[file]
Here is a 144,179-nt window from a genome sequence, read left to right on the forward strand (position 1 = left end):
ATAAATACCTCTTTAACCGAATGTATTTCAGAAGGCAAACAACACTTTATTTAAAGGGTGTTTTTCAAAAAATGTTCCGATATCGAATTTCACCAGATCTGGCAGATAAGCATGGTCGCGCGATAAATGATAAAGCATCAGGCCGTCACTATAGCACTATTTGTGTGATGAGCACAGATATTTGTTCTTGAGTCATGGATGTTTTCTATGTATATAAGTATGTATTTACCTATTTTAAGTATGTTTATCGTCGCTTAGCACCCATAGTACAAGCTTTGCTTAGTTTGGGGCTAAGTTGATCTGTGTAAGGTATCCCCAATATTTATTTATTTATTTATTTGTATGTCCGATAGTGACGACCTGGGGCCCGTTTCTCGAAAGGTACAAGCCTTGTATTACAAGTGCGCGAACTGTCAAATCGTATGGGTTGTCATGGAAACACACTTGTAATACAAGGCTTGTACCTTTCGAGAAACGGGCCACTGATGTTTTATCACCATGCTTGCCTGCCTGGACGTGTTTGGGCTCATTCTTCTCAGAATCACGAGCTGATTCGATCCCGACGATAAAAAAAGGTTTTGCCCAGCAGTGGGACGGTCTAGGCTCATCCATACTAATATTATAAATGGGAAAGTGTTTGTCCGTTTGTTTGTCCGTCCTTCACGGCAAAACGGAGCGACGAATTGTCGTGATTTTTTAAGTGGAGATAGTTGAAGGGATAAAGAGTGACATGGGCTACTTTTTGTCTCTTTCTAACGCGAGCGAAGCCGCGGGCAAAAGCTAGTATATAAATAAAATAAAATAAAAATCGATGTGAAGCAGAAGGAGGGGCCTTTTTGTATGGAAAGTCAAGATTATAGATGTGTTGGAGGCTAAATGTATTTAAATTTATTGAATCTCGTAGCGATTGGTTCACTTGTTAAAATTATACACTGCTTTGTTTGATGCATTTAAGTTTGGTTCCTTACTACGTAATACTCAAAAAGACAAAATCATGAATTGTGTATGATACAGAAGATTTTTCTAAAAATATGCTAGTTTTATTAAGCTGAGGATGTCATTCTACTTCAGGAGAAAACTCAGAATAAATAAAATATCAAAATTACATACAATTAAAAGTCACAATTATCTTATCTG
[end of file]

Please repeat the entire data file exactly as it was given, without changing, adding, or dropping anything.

Here is a 144,179-nt window from a genome sequence, read left to right on the forward strand (position 1 = left end):
ATAAATACCTCTTTAACCGAATGTATTTCAGAAGGCAAACAACACTTTATTTAAAGGGTGTTTTTCAAAAAATGTTCCGATATCGAATTTCACCAGATCTGGCAGATAAGCATGGTCGCGCGATAAATGATAAAGCATCAGGCCGTCACTATAGCACTATTTGTGTGATGAGCACAGATATTTGTTCTTGAGTCATGGATGTTTTCTATGTATATAAGTATGTATTTACCTATTTTAAGTATGTTTATCGTCGCTTAGCACCCATAGTACAAGCTTTGCTTAGTTTGGGGCTAAGTTGATCTGTGTAAGGTATCCCCAATATTTATTTATTTATTTATTTGTATGTCCGATAGTGACGACCTGGGGCCCGTTTCTCGAAAGGTACAAGCCTTGTATTACAAGTGCGCGAACTGTCAAATCGTATGGGTTGTCATGGAAACACACTTGTAATACAAGGCTTGTACCTTTCGAGAAACGGGCCACTGATGTTTTATCACCATGCTTGCCTGCCTGGACGTGTTTGGGCTCATTCTTCTCAGAATCACGAGCTGATTCGATCCCGACGATAAAAAAAGGTTTTGCCCAGCAGTGGGACGGTCTAGGCTCATCCATACTAATATTATAAATGGGAAAGTGTTTGTCCGTTTGTTTGTCCGTCCTTCACGGCAAAACGGAGCGACGAATTGTCGTGATTTTTTAAGTGGAGATAGTTGAAGGGATAAAGAGTGACATGGGCTACTTTTTGTCTCTTTCTAACGCGAGCGAAGCCGCGGGCAAAAGCTAGTATATAAATAAAATAAAATAAAAATCGATGTGAAGCAGAAGGAGGGGCCTTTTTGTATGGAAAGTCAAGATTATAGATGTGTTGGAGGCTAAATGTATTTAAATTTATTGAATCTCGTAGCGATTGGTTCACTTGTTAAAATTATACACTGCTTTGTTTGATGCATTTAAGTTTGGTTCCTTACTACGTAATACTCAAAAAGACAAAATCATGAATTGTGTATGATACAGAAGATTTTTCTAAAAATATGCTAGTTTTATTAAGCTGAGGATGTCATTCTACTTCAGGAGAAAACTCAGAATAAATAAAATATCAAAATTACATACAATTAAAAGTCACAATTATCTTATCTG